Paso Robles remains the constant leader in COVID-19 cases in SLO County
Three new cases on Thursday follow a familiar trend of late, all being attributed to Paso Robles residents. At 61 confirmed cases, Paso Robles is home to nearly double the number of cases of the next highest city — Atascadero currently stands at 31. In association, the North SLO County is home to more than half the county cases, 108 of 184 total cases.
Also rising, hospitalization gained two — both in the ICU — but that is well below the consideration of capacity for local hospitals, according to health officials. The goal of “flattening the curve” is to slow the spread and maintain healthcare capacity, but there has been mass confusion over what that really means. The disease will continue to spread, and lives will continue to be threatened and even lost as the novel coronavirus makes its way through the population, according to all known models and projections.
Sweden chose to take a looser approach to facing the pandemic, and is set apart as an example of losing more lives early, with the projection to maintain the economy, rights, and lifestyles of 99.975 percent of its population, and save lives as the spread continues over the globe. Of 10 million residents, 21,092 have been confirmed infected, while Anders Tegnell, the chief epidemiologist at Sweden’s Public Health Agency, estimates that 26 percent of Stockholm’s one million residents have contracted the disease — which would be more than 250,000 people in just one Swedish city. With 2,586 deaths now counted as coronavirus-related, it is a fraction of a percent of the population (0.025 percent).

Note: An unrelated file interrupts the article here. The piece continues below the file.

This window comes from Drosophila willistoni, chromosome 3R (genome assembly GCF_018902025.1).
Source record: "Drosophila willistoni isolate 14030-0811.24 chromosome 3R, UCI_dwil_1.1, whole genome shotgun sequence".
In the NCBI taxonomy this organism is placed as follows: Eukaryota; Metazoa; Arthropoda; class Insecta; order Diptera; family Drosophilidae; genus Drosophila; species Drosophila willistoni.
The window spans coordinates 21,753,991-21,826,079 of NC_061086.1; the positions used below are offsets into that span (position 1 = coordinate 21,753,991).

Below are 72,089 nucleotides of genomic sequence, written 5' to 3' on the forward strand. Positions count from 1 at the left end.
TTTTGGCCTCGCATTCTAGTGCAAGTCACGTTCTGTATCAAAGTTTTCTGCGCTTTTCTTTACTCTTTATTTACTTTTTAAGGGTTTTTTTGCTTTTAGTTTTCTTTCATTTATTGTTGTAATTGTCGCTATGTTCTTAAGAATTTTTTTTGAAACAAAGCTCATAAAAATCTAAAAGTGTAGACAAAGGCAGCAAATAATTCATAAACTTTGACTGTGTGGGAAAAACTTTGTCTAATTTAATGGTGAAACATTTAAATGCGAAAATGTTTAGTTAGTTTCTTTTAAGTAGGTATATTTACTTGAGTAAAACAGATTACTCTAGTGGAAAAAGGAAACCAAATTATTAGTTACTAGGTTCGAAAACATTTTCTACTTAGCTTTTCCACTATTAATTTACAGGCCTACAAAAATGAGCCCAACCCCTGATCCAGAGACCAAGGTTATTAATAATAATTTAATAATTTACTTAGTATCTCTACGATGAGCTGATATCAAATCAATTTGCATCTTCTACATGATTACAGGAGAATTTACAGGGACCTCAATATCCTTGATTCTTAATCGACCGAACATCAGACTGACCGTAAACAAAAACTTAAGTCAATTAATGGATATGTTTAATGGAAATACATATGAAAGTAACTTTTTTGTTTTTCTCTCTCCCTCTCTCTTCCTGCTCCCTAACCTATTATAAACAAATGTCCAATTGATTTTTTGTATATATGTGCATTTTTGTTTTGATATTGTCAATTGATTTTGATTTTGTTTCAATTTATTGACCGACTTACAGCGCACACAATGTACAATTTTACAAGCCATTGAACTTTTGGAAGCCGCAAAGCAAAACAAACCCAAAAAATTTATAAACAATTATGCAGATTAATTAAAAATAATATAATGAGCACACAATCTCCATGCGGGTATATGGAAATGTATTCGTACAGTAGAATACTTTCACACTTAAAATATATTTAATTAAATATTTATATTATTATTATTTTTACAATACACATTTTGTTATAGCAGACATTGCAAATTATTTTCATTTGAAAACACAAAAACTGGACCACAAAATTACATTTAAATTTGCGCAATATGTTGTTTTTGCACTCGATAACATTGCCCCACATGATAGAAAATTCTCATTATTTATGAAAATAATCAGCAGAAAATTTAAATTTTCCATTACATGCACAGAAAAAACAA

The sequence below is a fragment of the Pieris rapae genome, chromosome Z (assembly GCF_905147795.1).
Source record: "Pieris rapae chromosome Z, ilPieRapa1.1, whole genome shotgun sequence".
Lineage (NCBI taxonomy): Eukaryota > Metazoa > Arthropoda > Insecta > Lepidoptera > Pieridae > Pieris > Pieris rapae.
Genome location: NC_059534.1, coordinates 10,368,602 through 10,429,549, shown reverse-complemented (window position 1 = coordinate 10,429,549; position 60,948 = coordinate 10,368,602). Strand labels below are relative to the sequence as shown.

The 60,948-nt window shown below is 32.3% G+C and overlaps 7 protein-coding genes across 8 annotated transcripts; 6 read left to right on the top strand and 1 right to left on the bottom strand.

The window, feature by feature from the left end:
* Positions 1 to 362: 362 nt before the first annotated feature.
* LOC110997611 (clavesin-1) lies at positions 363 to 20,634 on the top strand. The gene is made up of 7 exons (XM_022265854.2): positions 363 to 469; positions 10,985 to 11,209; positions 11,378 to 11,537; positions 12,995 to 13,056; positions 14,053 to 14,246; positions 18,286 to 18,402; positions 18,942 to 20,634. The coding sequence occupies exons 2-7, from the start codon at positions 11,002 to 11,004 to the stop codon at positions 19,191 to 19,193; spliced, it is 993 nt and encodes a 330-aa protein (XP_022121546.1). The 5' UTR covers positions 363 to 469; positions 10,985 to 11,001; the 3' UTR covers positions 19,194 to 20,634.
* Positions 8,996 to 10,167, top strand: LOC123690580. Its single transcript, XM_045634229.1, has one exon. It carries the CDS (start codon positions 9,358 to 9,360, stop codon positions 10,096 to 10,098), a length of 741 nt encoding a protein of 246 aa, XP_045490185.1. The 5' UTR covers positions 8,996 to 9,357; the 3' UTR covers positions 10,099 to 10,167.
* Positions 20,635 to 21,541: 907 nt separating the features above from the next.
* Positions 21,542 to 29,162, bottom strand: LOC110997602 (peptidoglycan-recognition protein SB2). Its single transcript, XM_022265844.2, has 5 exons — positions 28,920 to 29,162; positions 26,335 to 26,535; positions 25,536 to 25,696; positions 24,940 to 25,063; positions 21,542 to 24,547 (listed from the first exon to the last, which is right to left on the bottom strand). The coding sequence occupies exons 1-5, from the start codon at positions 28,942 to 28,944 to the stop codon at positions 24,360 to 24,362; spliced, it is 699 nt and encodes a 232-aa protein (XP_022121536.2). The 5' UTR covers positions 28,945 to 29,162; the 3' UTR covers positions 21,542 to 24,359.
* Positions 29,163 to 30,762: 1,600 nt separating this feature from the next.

“[Herd immunity] will help us in achieving our goal which is slowing down the spread as much as possible so we can keep good healthcare running,” Tegnell told CNN.
But, every city, county, state, and country must face this virus on its own terms, by the standards of its own traditions, and under its own rule of law. Factors that work into the spread of COVID-19 are both evolving and localized. Both the federal government and state officials have admitted a ground-up approach to facing COVID-19, proving support and guidance to localized agencies in dealing with the pandemic on local terms.
SLO County has been effective, while Los Angeles County struggles. Meanwhile, the best case scenario is that the virus travels slowly through the community, instead of rapidly overwhelming healthcare — as Swedish attitudes illuminate, it is not “if,” but “when” they will get the novel coronavirus that is ultimately the question. SLO County faces the same ultimate reality, according to health experts.
Overall, of 2,890 tests completed for SLO County residents, 6.4 percent test positive, accounting for 0.065 percent of the total county population. The single death represents 0.00035 percent of the population, with 99.99965 percent of the local population so far surviving the pandemic. Those numbers are subject to change as reopening begins to take shape and loosening restrictions meant to slow the spread of COVID-19.